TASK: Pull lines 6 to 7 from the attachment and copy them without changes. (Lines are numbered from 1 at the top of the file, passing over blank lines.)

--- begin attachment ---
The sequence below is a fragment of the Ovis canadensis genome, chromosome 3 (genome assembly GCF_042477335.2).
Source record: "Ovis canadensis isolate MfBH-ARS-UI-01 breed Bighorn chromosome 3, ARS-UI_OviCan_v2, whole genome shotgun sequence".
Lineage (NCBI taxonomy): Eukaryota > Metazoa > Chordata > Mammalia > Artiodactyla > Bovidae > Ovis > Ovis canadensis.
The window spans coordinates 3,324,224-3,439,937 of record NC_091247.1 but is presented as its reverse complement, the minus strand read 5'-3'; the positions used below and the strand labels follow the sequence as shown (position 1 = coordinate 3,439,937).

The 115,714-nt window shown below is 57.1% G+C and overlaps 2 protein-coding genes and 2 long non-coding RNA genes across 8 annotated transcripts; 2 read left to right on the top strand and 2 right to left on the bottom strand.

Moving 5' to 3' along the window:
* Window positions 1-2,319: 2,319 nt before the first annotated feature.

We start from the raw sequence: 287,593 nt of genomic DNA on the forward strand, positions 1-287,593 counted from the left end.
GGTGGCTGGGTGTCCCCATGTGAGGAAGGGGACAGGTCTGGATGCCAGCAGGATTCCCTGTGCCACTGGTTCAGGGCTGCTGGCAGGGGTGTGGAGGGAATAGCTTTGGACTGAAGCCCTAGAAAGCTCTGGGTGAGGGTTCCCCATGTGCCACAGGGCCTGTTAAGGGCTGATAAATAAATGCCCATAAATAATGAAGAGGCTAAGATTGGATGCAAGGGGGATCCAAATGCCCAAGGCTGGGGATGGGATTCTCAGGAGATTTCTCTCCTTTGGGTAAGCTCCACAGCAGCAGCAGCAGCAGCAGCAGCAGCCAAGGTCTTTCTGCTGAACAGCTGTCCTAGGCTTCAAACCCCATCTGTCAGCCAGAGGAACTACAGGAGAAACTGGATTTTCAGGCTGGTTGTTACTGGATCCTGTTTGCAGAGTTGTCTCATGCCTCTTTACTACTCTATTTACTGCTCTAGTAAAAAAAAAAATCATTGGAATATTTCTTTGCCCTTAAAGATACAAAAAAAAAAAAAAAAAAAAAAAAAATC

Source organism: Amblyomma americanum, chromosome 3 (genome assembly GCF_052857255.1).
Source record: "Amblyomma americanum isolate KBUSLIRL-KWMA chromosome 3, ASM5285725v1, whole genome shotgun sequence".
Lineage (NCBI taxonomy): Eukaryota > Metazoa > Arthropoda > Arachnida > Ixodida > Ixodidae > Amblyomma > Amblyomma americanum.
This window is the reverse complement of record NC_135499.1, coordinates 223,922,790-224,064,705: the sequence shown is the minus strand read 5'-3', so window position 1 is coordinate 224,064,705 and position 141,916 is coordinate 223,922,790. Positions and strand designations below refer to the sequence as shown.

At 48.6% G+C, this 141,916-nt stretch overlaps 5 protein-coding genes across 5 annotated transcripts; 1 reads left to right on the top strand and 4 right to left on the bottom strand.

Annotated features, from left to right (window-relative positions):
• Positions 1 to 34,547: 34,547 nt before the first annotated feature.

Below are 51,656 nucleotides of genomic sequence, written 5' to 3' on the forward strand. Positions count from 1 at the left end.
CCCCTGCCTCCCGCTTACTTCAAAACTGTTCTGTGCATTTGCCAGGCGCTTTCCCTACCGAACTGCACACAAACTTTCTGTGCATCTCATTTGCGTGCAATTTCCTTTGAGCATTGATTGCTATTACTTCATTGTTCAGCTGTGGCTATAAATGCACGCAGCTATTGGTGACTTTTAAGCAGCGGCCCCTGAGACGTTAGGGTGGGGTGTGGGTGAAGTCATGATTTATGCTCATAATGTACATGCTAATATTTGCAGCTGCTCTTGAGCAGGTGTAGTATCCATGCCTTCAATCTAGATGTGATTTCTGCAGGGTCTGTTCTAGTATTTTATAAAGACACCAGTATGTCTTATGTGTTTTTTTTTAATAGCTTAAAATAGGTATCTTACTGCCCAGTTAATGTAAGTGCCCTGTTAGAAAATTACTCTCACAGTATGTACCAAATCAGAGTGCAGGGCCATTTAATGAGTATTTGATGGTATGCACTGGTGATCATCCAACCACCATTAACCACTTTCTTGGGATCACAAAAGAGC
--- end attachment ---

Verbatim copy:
Moving 5' to 3' along the window:
* Window positions 1-2,319: 2,319 nt before the first annotated feature.